Monday, June 25, 2012

Summer Reading and Mabel Dodge Luhan

Ah, summer! The time to gather with family and friends for outdoor barbecues or picnics, cooling off in lakes, streams or swimming pools, sitting outside enjoying garden offerings…AND picking up good books to enjoy at the beach or while lying in a hammock.

This is the season when summer reading lists appear in droves on the web. Familiar with the New York Times recommendations, I sleuthed out lesser known sources. I found the “Summer's Best Reads” assembled by Gwen Ifill and PBS “Washington Week” panelists--among them "the smartest reporters in Washington, D.C."--especially intriguing. Their recommended reading ranges from fiction to politics, history to biography: selections intended to provide something of interest to a variety of readers.

The diversity of genres echoes a reading list inspired by this year’s Remarkable Women of Taos campaign, compiled by Mya Coursey. In honor of New Mexico’s centennial she chose books written or edited by women between 1912 and 2012. All of the books reference Taos or places in northern New Mexico within an easy day trip (omitting Santa Fe). Mya arranged the titles under seven headings: The Pueblos; The Wild West; Historically Hispanic; Luhan’s Salon; Other Writers; De Poesía (Poetry); The Artists; Fiber Arts Tradition; Day Trips to Taos Neighbors; and Mostly Mysteries. As soon as she had 100 authors (and 150 titles) Mya printed her bibliography titled Storytellers:Women Writing Taos. She also contributed it to the Town of Taos Remarkable Women website.

This past week I reviewed Mya’s list. I offer you a sampling of books featuring Mabel Dodge Luhan. Under the “Luhan’s Salon” category, I noticed that Mya listed books by Mabel as well as biographical treatments of Mabel by Lois Rudnick: Mabel Dodge Luhan: New Woman, New Worlds and Utopian Vistas: The Mabel Dodge Luhan House and the American Counter Culture

Perusing the other titles, I realized anew Mabel’s reach as a subject. Some of these on Mya’s list include Santa Fe and Taos: The Writer’s Era, 1916-1941 by Marta Weigle (highlights writers drawn to Taos by Mabel), Taos: A Memory by Miriam Hapgood DeWitt (coming of age memoir includes the summer the author spent as Mabel’s houseguest and commentary on artists and writers the author met there), and From Greenwich Village to Taos: Primitivism and Place at Mabel Dodge Luhan’s House by Flannery Burke (another view of Mabel’s house and its visitors as well as various perceptions of her patronage).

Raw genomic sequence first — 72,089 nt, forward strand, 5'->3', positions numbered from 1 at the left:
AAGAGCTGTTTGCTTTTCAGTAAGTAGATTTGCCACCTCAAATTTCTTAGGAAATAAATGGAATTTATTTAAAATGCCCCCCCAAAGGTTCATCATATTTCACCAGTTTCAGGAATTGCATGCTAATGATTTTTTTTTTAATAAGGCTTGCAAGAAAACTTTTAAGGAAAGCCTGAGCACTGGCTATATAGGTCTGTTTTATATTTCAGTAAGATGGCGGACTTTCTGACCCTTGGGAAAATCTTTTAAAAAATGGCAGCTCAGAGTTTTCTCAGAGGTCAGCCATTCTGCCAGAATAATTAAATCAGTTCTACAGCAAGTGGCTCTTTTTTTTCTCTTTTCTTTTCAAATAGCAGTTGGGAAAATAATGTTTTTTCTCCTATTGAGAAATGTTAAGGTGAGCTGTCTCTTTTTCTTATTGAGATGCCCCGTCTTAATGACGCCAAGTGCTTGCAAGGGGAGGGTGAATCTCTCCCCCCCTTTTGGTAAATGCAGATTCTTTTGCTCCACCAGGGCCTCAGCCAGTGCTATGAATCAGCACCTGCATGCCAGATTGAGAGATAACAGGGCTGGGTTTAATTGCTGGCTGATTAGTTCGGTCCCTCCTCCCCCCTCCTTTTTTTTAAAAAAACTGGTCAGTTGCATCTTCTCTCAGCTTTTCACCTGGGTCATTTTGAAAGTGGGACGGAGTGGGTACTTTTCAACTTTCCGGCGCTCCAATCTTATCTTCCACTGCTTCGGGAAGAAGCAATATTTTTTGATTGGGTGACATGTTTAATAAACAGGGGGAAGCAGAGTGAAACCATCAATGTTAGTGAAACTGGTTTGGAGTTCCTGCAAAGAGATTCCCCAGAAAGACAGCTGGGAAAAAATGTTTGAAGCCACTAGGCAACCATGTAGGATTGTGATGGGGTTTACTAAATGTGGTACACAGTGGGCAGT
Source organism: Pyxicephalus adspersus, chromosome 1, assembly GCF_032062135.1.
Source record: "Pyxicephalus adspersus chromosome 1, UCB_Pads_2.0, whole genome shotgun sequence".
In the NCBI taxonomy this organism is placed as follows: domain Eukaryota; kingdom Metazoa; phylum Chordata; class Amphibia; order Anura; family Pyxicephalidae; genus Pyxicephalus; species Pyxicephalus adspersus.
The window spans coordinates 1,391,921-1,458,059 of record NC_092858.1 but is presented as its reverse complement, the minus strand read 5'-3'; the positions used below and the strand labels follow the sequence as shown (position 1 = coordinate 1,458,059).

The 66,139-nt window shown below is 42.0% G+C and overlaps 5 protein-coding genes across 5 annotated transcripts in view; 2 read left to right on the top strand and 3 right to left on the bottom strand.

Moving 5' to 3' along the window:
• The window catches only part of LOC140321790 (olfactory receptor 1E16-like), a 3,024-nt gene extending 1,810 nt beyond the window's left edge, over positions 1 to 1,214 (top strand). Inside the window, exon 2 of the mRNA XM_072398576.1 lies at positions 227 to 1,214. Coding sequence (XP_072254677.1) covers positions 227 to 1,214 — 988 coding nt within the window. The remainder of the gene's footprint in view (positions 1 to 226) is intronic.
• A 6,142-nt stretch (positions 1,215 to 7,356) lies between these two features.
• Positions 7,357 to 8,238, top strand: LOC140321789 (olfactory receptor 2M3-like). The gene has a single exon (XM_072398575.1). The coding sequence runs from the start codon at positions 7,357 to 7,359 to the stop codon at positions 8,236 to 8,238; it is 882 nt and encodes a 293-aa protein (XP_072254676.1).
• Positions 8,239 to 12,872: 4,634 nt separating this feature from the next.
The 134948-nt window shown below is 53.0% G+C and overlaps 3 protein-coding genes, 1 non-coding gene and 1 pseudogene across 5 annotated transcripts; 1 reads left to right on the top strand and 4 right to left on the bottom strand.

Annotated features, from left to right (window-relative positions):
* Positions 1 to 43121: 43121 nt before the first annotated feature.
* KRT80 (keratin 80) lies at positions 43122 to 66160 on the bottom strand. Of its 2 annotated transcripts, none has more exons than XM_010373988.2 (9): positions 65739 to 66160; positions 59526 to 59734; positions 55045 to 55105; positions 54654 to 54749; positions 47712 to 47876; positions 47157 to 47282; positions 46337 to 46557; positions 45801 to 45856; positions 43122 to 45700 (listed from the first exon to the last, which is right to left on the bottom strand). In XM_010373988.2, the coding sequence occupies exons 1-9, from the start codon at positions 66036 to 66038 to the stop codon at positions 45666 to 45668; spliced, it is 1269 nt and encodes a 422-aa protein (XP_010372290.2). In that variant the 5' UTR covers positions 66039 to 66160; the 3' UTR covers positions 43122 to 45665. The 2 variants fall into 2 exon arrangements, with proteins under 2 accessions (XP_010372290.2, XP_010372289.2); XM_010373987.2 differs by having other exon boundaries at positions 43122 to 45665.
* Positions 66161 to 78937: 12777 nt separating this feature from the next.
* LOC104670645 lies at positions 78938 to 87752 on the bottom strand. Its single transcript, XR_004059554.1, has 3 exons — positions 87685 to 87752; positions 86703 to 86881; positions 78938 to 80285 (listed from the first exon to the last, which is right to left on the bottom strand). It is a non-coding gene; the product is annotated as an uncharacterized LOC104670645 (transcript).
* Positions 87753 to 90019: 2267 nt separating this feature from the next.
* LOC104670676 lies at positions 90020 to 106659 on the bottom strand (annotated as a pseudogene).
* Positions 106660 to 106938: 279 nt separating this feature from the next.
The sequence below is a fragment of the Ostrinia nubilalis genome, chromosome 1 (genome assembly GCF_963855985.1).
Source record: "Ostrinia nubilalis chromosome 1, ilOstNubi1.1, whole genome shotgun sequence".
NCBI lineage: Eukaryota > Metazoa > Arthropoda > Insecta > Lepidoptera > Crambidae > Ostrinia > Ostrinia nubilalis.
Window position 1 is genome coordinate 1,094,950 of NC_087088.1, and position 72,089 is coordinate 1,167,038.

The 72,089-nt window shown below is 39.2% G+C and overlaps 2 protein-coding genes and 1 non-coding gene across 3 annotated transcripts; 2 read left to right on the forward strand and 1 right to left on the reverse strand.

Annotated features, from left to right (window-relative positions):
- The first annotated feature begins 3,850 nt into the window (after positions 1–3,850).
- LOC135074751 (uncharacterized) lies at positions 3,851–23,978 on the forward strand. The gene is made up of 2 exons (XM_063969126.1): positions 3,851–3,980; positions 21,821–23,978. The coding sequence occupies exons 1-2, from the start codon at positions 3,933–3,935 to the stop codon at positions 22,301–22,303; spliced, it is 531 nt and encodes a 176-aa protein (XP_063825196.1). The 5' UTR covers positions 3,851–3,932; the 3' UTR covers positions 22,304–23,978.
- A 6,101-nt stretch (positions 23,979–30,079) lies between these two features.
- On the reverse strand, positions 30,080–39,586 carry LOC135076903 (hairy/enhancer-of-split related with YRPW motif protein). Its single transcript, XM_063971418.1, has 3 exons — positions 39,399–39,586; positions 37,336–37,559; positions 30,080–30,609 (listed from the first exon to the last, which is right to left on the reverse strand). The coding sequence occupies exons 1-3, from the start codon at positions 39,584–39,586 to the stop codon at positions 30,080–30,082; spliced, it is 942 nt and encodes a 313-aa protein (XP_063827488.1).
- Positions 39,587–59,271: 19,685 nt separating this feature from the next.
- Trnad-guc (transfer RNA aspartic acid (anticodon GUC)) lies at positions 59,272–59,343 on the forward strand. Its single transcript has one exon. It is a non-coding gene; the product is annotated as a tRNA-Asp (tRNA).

Other ties to Mabel surfaced in Mya’s “Suggested Survey” (Appendix 1) of ten books. Willa Cather spent weeks of two summers as Mabel’s guest left alone to write. Through Tony Lujan, Mabel’s husband who acted as driver and guide, Cather gleaned stories and discovered the landscape in the Taos environs. The author based her Indian character Eusabio on Tony in her book Death Comes for the Archbishop. Claire Morrill, a legendary bookstore owner in Taos, included Mabel in the chapter “Three Women of Taos” in A Taos Mosaic: Portrait of a New Mexico Village

Thus far I had read or delved into all of the Mabel-related books Mya listed, so it was a surprise to find one totally unknown to me. I had never heard of Frances Crane whose first mystery The Turquoise Shop (1941) was inspired by an actual event in Taos, where the author was then living. One of the characters, Mona Brandon, was loosely based on Mabel. Frances Crane went on to write 25 more volumes featuring protagonists Pat and Jean Abbott, deemed “one of the most popular husband-and-wife sleuthing teams in detective fiction”. One other mystery, The Amethyst Spectacles (1944), was also set in Taos.

Mya Coursey's list has inspired me in many ways. It introduced me to new books and prompted my rediscovery of ones I consider old friends. I've got a fresh pile of books on my nightstand and others entered on my "read next" list.

I encourage you to mine Mya's list for the wealth of writing by women connected to Taos and New Mexico. Oh, and let me know what you're reading this summer. I'm always looking for a "thumping good read."

Adios for now,


Cover image of "Storytellers: Women Writing Taos" courtesy of Mya Coursey; covers of Utopian Vistas and A Taos Mosaic courtesy of the University of New Mexico Press, Albuquerque.